Semin Neurol 2017; 37(04): 393-394
DOI: 10.1055/s-0037-1606271
Preface
Thieme Medical Publishers 333 Seventh Avenue, New York, NY 10001, USA.

Sleep Medicine

Jeffrey M. Ellenbogen1
  • 1Division of Sleep Medicine, Department of Neurology, Johns Hopkins University, Baltimore, Maryland
Further Information

Publication History

Publication Date:
24 August 2017 (online)

When we sleep, the heart continues to beat, the lungs exchange gases, the gut absorbs nutrients, the integument serves as a barrier, the immune systems guards against infection and so on. But the brain does something extraordinarily different in sleep, compared to when awake: it changes it's physiology of function dramatically.

During wakefulness, our brains are profound sensory detectors, critical thinkers, in control of thoughts and actions. Each night, our brains shift away from thoughts, actions, and perceptions. The physiology that results leads to profound changes and substantial advantages across all body systems that can rest, repair, and recover.

What causes sleep disruption and what happens when the elegant and complex system of sleep is disrupted? These two fundamental questions address both cause and consequence. Imbedded in all chapters of this special issue of Seminars in Neurology, the fundamental relationships between disease and sleep are addressed. A common theme among the chapters is that many disorders cause sleep problems, and in turn, the sleep problems can make that very disorder itself worse (i.e., bidirectional).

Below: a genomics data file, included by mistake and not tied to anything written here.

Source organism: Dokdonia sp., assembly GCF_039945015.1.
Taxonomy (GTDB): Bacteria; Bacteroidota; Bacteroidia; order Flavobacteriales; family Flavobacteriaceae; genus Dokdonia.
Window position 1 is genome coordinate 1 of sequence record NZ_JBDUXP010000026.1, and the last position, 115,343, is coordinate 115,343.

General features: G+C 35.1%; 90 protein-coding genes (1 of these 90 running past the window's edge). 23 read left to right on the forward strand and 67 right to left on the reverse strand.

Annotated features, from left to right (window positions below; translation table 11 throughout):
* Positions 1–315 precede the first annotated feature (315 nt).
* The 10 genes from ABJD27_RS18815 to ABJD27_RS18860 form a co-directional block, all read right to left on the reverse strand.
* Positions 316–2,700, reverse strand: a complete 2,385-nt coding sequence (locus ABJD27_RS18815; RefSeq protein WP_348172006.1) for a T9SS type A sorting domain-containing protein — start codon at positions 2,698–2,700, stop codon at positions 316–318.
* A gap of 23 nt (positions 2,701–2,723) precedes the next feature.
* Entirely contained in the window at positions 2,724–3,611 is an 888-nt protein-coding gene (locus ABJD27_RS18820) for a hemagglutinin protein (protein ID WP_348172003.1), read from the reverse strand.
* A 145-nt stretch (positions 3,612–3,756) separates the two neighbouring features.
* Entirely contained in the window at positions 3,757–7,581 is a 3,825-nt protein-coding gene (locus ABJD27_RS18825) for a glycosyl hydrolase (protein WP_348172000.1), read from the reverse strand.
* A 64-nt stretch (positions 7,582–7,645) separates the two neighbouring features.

We open this special issue with striking examples of the bidirectional relationships of sleep and brain disorders: dementia, epilepsy, autism, and traumatic brain injury. We then pivot to disorders of sleep that a neurologist is often called upon to address: insomnia, restless legs syndrome, narcolepsy, and REM sleep behavior disorder. Although these are exemplary topics, they are not exhaustive. Finally, this special issue closes with a chapter that unveils the unique and substantial impact that sleep plays in the practice of medicine of acute emergencies, introducing the concept of emergency sleep medicine.

Although this issue was a work of pleasure for us, I would like to express tremendous gratitude to the contributors for their diligence and expertise in their thoughts and writing, as well as to the Editor-in-Chief, David Greer, for his leadership, guidance, and advice that optimized this issue. I am grateful for the opportunity to be a part of this terrific team. Candidly, now that the work is complete, I am looking forward to a good night's sleep.